The Revisionist

Suffering from writer’s block, six weeks overdue to deliver a revised manuscript to his editor, and blocked from the adventurous getaway he’d planned by an inconsiderate Maoist insurgency in Kathmandu, David arrives at the home of his distant cousin Maria, in Szczecin, Poland, already aggrieved, self-pitying, and wrapped up in his own internal drama. Met by Maria’s (admittedly slightly overwhelming) enthusiasm and genuine desire to spend time with him—the only member of her sprawling American family ever to visit her for more than a perfunctory afternoon—he grows only more uncomfortable and impolite. Written and played by Jesse Eisenberg, David is a perfect example of the kind of neurotic-verging-on-narcissistic character Eisenberg plays so well.

Here, though, the narcissism of the young writer seems at the forefront, putting the audience in the equivocal position of being asked to find one’s emotional route into The Revisionist and its central relationship via someone actively unlikable: thoughtless, careless, self-absorbed, and dismissive. David, who had a relative success with his first book (a young adult novel that he’s not all that proud of in retrospect), seems to believe that the comfortable life he’s lived is the only thing standing between him and real accomplishment, but still doesn’t quite have the nerve to do something truly uncomfortable—only mildly inconvenient, like a sojourn in a Poland that he’s imagined will be quaintly uncivilized. On some level, he knows, even admits (at least when stoned) that he’s a terrible person, but at the same time, when he makes that admission, it’s pretty clear he’s looking for sympathy rather than hard truths.

Most of the play is a push-and-pull between David and Maria, with David asserting his need to be left alone to write (though not succeeding at doing so) and Maria ambivalent about her guest. She’s torn over how to relate to this person who is so far from the eager and excited guest she’s imagined, who hasn’t even thought to bring her a gift (put on the spot by her bluntness, he hands over a bottle of duty-free Polish vodka to a nonplussed Maria, who remarks dryly that she lives in Poland). She wants to shower affection on David, as a stand-in not only for his grandfather and the fairly distant cousins whose pictures blanket her walls but for the family she lost to a concentration camp sixty years ago; she’s testing him as a possible repository of her stories and her secrets. She is passionate about her connection to hundreds of people she’s mostly not even met, and baffled by David’s indifference to even his immediate family; he doesn’t recognize the faces that hang over his bed.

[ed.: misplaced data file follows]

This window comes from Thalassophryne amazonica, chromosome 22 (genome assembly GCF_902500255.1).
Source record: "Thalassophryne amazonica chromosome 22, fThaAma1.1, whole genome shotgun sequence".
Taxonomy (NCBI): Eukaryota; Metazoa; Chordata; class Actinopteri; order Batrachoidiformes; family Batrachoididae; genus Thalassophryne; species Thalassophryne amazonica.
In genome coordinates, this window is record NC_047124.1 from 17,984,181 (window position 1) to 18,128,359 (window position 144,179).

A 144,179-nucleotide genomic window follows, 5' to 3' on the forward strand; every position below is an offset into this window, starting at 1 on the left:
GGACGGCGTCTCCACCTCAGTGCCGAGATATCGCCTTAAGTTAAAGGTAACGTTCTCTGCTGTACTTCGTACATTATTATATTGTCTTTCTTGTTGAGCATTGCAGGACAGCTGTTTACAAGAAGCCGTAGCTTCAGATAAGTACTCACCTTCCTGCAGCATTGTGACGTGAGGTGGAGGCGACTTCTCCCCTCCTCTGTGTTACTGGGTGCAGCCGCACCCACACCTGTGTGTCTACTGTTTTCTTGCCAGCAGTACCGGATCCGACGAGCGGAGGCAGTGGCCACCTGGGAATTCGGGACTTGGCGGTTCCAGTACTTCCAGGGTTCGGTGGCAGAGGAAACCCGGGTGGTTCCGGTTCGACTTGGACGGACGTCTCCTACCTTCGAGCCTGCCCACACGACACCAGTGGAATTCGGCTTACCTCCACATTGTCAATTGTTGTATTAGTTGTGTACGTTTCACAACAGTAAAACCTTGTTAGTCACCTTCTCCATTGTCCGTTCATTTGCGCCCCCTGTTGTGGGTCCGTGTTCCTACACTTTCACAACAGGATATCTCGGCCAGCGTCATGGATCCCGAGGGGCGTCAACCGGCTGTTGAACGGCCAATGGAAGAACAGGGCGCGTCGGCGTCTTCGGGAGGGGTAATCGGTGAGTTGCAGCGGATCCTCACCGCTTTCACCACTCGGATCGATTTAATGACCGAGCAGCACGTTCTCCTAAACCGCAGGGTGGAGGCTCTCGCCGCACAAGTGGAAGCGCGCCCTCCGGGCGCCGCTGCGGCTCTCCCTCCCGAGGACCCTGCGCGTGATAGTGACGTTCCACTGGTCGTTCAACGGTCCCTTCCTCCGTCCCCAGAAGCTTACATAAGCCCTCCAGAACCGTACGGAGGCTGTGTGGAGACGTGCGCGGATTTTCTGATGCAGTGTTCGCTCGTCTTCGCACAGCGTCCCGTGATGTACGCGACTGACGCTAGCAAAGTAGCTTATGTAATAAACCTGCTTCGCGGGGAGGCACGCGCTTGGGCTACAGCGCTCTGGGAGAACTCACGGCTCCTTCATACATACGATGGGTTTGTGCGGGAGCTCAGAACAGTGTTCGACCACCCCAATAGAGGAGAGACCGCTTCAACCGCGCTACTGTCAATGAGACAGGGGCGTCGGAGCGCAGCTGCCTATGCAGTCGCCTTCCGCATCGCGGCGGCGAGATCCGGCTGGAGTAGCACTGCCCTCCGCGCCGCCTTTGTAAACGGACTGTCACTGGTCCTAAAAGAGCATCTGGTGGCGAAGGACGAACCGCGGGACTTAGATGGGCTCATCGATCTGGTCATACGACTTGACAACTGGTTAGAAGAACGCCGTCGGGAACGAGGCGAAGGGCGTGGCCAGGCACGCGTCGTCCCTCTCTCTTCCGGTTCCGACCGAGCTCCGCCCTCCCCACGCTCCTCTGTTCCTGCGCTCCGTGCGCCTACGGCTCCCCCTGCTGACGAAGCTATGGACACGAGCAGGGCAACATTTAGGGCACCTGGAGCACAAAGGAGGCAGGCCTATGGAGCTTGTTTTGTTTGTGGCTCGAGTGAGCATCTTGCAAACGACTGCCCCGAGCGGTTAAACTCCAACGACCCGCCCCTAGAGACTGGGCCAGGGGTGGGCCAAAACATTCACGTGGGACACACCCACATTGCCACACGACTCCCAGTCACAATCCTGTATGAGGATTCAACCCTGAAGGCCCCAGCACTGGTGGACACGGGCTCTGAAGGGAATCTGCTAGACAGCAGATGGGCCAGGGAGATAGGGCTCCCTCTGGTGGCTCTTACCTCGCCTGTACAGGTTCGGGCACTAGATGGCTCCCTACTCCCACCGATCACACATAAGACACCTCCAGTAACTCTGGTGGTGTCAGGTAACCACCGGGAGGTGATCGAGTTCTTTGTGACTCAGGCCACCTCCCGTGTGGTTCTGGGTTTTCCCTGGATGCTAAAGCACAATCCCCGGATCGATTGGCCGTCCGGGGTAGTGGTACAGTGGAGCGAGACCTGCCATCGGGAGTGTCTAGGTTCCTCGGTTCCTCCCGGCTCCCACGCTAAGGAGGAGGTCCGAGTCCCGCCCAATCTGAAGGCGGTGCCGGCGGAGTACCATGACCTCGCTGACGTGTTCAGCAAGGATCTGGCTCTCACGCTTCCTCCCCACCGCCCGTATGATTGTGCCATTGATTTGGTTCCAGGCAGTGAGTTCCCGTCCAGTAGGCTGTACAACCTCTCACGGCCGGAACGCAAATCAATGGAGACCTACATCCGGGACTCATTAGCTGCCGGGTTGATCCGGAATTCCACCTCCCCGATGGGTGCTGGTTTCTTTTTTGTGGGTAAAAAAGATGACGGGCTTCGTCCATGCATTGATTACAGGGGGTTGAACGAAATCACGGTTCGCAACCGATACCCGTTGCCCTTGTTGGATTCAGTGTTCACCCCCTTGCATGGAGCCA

But while she may claim to be “an open book,” she’s no fool: she figures out pretty quickly that David is taking advantage of her and often not even bothering to be polite in return. Though she doesn’t come out and say so bluntly till much later—and there are moments where they seem to be building a real friendship—she doesn’t think much of him. She’s also a lot less flighty than her fussing and fawning can make her appear—and Vanessa Redgrave (ably directed by Kip Fagan) brings a grounded steeliness to the character that makes her stronger than she may have been on the page. In Redgrave’s hands, Maria’s self-deprecation over her bad English (“my English is sometimes like cows,” she says), her coyness with a sardonic assessment of David’s motives or character, are tools she wields for her own protection. There’s a running bit in which Maria is plagued by telemarketers calling to solicit donations for the blind, to whom she is unfailingly polite. To David, she’s being taken advantage of, and that’s not an entirely inaccurate assessment, but I think it’s more accurate to say she’s a woman who learned long ago to choose her battles, and that’s not one worth fighting. She’s learned to pick her allies, too—like Zenon (the play’s third, somewhat superfluous, character), the taxi driver who takes her on her errands, carries her groceries up the stairs, and generally looks out for her.

The play’s central revelation—Maria’s biggest secret—is a striking moment, but situated awkwardly; its consequences aren’t really allowed to play out, so it doesn’t successfully complicate the play. There’s the seed of an interesting dynamic in the fact that it’s David’s very unpleasantness, Maria’s realization that she’s willing to burn this emotional bridge, that allows her to reveal uncomfortable truths to him, but it’s not really developed.

I will never say no to the chance to see Vanessa Redgrave onstage—and she’s clearly relishing the role—but the play is, at best, slight. I’m not sure whether we’re meant to see David as redeemed by his ultimate acceptance of Maria with all her flaws and lies and tragedies, or whether we’re supposed to remain sympathetic to her when she calls him out on his inconsiderateness and thoughtlessness. I’d love to believe David will return home understanding something, anything, but I’m not sure that’s likely. I took sides early on—which made it hard for me to be invested in the development of David and Maria’s relationship. Their moments of genuine connection are the play’s strongest and often funniest, but for me they were outweighed by David’s prevailing unpleasantness.